Lance corporals, PFCs, and privates - we too knew what we were doing. Not having the experience perhaps, but we had the confidence that comes only when you knew you were the very best. And we knew we could do anything, especially when we were given the task of upholding a hundred and eighty-some years of unblemished tradition.
       Koler talked in a calm and almost hushed voice. This deployment to the Far East was routine business for those who chose this way of life. Every man in the room had volunteered to be part of this unit and to go where it was ordered - into harm's way. [delrosario]

8/27/64: Found out that there will be only two planes to take us over. One leaves Sunday and the other Tuesday. Went to sickbay to get yellow fever shots. [mckee].

8/29/64: Administrative and operational control of HMM-365 is transfered from Marine Aircraft Group 36 (MAG-36), Third Marine Aircraft Wing (3rd MAW), to MAG-16, 1st MAW.

8/30/64: Left Marine Corps Air Station El Toro, California at 0900 hours and arrived at Travis Air Force Base, California at 1030. Change in plans. Going directly to Okinawa instead of Hawaii. Left Travis at 1900 and arrived at Kadena AFB, Okinawa 0300. [mckee].

One day my girl, with sadden eyes, came up and stood by me.
I took her hand and held her close and kissed her tenderly,
and as the band struck up the call, the wind played with her hair
- then I turned and left her standing there.

Oh yes, we're burning bridges to those years we left behind.
We're burning all the cobwebs in the dungeons of our mind.
The letters, and the poems, and the haunting melodies
-we'll burn them with our painful memories.

Marine Corps Air Facility Futema, Okinawa

HMM-365 moved into its temporary base. While at Futema the squadron will undergo extensive training to polish up on the tactics and skills that will be needed for combat operations in Vietnam. [delrosario]

SEPTEMBER 5, 1964: I was on a working party assigned to clean M3 submachineguns (nicknamed "grease guns"). We will be using them in Vietnam. At work today we were told about a search and rescue team (SAR) we will have to get started before going to Vietnam. Its primary mission is to help retrieve pilots and crew members of planes that crash. I know I promised my father I wouldn't volunteer for anything but I put myself in the pilots' and crewmembers' position, of which a lot of them are friends of mine. If my plane was shot down I would want someone to come and try to help me. We will have a lot of schooling, training and conditioning so we will be ready for anything. I hope my father will forgive me, because I volunteered, but I will feel better knowing I at least tried to help my friends. There are about twenty-five of us on the team. There is also about 100 men, myself included, who volunteered as gunners in the copters. [winkel]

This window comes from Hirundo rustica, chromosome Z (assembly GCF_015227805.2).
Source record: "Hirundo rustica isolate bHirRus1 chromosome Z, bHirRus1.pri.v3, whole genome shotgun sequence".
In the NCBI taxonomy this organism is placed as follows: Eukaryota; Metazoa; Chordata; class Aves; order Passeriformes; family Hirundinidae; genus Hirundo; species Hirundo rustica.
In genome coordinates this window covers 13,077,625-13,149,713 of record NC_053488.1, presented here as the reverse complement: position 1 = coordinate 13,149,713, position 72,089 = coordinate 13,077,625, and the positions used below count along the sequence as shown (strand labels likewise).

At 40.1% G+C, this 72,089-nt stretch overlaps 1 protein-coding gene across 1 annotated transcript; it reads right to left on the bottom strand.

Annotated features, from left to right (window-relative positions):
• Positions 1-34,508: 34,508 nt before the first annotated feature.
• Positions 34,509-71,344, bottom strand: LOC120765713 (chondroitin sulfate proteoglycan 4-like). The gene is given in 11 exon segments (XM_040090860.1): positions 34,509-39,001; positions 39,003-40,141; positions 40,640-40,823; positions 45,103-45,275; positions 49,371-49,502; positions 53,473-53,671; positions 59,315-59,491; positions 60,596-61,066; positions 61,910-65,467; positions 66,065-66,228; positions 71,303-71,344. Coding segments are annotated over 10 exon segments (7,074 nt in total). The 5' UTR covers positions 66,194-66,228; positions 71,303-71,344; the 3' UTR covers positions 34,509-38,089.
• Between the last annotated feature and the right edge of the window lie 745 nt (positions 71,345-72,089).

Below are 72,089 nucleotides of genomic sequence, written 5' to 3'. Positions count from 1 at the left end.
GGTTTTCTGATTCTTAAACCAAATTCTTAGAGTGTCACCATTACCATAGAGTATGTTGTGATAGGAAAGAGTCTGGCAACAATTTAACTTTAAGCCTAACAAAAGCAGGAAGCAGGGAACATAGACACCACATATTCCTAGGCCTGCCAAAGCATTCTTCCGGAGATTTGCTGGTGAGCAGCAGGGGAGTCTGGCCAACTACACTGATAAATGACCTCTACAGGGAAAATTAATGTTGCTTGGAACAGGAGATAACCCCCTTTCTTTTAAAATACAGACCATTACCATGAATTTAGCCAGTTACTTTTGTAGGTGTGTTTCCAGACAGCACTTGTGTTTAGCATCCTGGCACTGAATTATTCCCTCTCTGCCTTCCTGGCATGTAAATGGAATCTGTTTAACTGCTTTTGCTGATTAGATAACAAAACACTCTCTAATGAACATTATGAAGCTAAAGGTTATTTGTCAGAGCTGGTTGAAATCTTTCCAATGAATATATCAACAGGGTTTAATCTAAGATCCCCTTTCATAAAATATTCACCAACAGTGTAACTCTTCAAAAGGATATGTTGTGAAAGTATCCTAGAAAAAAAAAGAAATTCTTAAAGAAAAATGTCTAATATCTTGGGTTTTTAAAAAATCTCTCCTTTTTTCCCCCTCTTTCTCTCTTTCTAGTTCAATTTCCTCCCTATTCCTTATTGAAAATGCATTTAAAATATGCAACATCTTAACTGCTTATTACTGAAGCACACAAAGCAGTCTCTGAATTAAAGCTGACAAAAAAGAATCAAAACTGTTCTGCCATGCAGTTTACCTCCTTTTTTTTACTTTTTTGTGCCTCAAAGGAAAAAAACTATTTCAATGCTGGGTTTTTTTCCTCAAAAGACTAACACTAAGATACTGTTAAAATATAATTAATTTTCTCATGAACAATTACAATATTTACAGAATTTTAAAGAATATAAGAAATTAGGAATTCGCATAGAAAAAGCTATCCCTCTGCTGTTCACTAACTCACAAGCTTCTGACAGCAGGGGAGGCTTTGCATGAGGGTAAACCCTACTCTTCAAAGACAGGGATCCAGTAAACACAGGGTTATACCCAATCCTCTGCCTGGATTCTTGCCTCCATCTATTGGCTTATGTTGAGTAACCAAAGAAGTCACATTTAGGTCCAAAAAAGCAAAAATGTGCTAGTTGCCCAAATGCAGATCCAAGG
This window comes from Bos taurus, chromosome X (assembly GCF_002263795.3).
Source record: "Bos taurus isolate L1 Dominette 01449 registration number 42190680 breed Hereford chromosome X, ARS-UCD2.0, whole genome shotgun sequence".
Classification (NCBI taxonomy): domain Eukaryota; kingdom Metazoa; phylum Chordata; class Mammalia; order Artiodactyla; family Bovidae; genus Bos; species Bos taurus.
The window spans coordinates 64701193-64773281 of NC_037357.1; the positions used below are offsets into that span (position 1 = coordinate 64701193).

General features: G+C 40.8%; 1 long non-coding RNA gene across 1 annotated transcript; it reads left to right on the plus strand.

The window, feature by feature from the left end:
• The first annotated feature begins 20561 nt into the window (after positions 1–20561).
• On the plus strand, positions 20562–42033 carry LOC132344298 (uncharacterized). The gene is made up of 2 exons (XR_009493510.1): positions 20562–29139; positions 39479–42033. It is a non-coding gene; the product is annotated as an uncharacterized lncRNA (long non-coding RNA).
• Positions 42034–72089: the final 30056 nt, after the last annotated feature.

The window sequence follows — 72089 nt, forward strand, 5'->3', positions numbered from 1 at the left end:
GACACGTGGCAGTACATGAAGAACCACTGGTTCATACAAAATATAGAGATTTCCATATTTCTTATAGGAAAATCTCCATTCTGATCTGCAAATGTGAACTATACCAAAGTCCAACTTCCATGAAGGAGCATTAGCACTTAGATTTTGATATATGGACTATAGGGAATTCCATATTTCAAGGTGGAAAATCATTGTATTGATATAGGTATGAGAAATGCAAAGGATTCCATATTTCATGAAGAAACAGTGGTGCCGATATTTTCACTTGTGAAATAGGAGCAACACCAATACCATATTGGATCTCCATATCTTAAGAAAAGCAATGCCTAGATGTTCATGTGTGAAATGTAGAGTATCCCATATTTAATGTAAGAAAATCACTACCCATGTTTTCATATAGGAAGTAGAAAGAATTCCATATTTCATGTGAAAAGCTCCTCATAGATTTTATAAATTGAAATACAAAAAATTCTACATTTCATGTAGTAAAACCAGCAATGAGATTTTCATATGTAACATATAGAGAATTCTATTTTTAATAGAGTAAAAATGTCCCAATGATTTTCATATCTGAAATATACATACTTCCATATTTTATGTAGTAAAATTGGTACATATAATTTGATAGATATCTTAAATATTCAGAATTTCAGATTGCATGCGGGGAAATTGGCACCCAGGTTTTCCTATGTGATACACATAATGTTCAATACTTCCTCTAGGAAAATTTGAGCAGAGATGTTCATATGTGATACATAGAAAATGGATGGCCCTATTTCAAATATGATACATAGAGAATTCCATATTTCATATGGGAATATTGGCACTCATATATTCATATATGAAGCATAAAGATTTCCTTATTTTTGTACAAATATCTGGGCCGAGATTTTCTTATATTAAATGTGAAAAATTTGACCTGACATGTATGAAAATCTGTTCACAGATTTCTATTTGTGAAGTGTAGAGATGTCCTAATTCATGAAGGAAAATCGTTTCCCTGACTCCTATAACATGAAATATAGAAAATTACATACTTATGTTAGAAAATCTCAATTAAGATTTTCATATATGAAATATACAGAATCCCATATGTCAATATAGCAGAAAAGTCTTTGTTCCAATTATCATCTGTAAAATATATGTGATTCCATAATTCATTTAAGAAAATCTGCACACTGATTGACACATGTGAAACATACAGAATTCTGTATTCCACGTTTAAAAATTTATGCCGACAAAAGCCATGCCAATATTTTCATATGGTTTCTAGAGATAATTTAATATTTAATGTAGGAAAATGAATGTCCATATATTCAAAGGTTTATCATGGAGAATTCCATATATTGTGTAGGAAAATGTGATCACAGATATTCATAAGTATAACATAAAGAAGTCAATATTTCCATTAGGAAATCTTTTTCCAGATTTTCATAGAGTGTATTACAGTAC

9/9/64: Captain Adnah Frain was out on a RAL (Rough Area Landing) this morning and tore off a landing wheel and ripped the strut. The crash crew and an amubulance was ready for Yankee Mike 13 when it was coming in. Mattresses were piled up so that the strut without the wheel could sit on them when the copter landed, thereby providing support so the copter wouldn't turn over. The copter came in and hovered about 4 feet off the ground. They took a look at the damage and decided to pull the wheel off the plane while it hovered, put a different one on and then let it land. They pulled a wheel off Yankee Mike 6 and, when they were ready, Yankee Mike 13 came in again, hovered about 3 feet off the ground. They changed the wheel and the copter landed okay. Sergeant Maynard was the crew chief of Yankee Mike 13. [winkel]

The whole landing gear was changed in 3 minutes and 48 seconds. [mckee].

    September 24, 1964: The first Minuteman II, intercontinental ballistic missile, is tested by the United States.

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Enrique del Rosario